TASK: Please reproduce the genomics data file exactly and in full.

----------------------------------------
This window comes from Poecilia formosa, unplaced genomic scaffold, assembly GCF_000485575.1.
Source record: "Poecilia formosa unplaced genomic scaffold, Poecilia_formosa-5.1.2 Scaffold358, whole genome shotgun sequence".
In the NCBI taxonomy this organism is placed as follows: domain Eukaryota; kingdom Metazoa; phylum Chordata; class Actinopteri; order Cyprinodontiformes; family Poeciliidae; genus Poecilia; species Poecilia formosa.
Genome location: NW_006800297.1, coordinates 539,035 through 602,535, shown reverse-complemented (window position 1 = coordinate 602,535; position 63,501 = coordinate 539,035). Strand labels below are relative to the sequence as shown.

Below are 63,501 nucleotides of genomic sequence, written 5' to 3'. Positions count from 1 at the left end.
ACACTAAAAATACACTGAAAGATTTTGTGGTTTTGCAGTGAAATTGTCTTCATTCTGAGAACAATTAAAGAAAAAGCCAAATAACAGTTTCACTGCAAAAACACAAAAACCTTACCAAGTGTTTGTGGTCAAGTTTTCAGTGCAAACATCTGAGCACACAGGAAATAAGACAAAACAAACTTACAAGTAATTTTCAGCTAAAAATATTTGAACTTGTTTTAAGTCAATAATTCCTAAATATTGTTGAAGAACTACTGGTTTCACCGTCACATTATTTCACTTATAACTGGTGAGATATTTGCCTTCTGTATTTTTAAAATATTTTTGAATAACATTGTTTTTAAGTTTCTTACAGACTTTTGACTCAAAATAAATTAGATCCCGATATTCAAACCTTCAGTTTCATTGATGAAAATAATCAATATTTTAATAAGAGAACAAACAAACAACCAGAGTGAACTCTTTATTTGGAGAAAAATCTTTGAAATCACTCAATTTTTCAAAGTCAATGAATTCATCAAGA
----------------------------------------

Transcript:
This window comes from Poecilia formosa, unplaced genomic scaffold, assembly GCF_000485575.1.
Source record: "Poecilia formosa unplaced genomic scaffold, Poecilia_formosa-5.1.2 Scaffold358, whole genome shotgun sequence".
In the NCBI taxonomy this organism is placed as follows: domain Eukaryota; kingdom Metazoa; phylum Chordata; class Actinopteri; order Cyprinodontiformes; family Poeciliidae; genus Poecilia; species Poecilia formosa.
Genome location: NW_006800297.1, coordinates 539,035 through 602,535, shown reverse-complemented (window position 1 = coordinate 602,535; position 63,501 = coordinate 539,035). Strand labels below are relative to the sequence as shown.

Below are 63,501 nucleotides of genomic sequence, written 5' to 3'. Positions count from 1 at the left end.
ACACTAAAAATACACTGAAAGATTTTGTGGTTTTGCAGTGAAATTGTCTTCATTCTGAGAACAATTAAAGAAAAAGCCAAATAACAGTTTCACTGCAAAAACACAAAAACCTTACCAAGTGTTTGTGGTCAAGTTTTCAGTGCAAACATCTGAGCACACAGGAAATAAGACAAAACAAACTTACAAGTAATTTTCAGCTAAAAATATTTGAACTTGTTTTAAGTCAATAATTCCTAAATATTGTTGAAGAACTACTGGTTTCACCGTCACATTATTTCACTTATAACTGGTGAGATATTTGCCTTCTGTATTTTTAAAATATTTTTGAATAACATTGTTTTTAAGTTTCTTACAGACTTTTGACTCAAAATAAATTAGATCCCGATATTCAAACCTTCAGTTTCATTGATGAAAATAATCAATATTTTAATAAGAGAACAAACAAACAACCAGAGTGAACTCTTTATTTGGAGAAAAATCTTTGAAATCACTCAATTTTTCAAAGTCAATGAATTCATCAAGA